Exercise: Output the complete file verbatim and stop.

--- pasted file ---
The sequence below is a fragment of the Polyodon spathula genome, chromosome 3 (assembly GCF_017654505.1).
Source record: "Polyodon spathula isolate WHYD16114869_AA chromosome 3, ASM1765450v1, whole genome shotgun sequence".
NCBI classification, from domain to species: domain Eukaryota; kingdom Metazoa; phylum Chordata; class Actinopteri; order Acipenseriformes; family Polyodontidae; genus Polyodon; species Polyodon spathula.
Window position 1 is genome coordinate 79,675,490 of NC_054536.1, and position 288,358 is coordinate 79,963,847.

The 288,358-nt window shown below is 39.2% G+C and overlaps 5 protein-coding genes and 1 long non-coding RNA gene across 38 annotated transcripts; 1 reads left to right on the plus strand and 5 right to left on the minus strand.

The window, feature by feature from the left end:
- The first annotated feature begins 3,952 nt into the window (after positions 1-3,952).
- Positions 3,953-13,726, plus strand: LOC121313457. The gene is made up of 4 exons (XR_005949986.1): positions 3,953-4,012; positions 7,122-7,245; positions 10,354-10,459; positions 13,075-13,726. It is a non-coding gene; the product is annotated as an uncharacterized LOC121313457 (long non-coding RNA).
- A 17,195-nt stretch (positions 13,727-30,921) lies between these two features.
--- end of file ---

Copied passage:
The sequence below is a fragment of the Polyodon spathula genome, chromosome 3 (assembly GCF_017654505.1).
Source record: "Polyodon spathula isolate WHYD16114869_AA chromosome 3, ASM1765450v1, whole genome shotgun sequence".
NCBI classification, from domain to species: domain Eukaryota; kingdom Metazoa; phylum Chordata; class Actinopteri; order Acipenseriformes; family Polyodontidae; genus Polyodon; species Polyodon spathula.
Window position 1 is genome coordinate 79,675,490 of NC_054536.1, and position 288,358 is coordinate 79,963,847.

The 288,358-nt window shown below is 39.2% G+C and overlaps 5 protein-coding genes and 1 long non-coding RNA gene across 38 annotated transcripts; 1 reads left to right on the plus strand and 5 right to left on the minus strand.

The window, feature by feature from the left end:
- The first annotated feature begins 3,952 nt into the window (after positions 1-3,952).
- Positions 3,953-13,726, plus strand: LOC121313457. The gene is made up of 4 exons (XR_005949986.1): positions 3,953-4,012; positions 7,122-7,245; positions 10,354-10,459; positions 13,075-13,726. It is a non-coding gene; the product is annotated as an uncharacterized LOC121313457 (long non-coding RNA).
- A 17,195-nt stretch (positions 13,727-30,921) lies between these two features.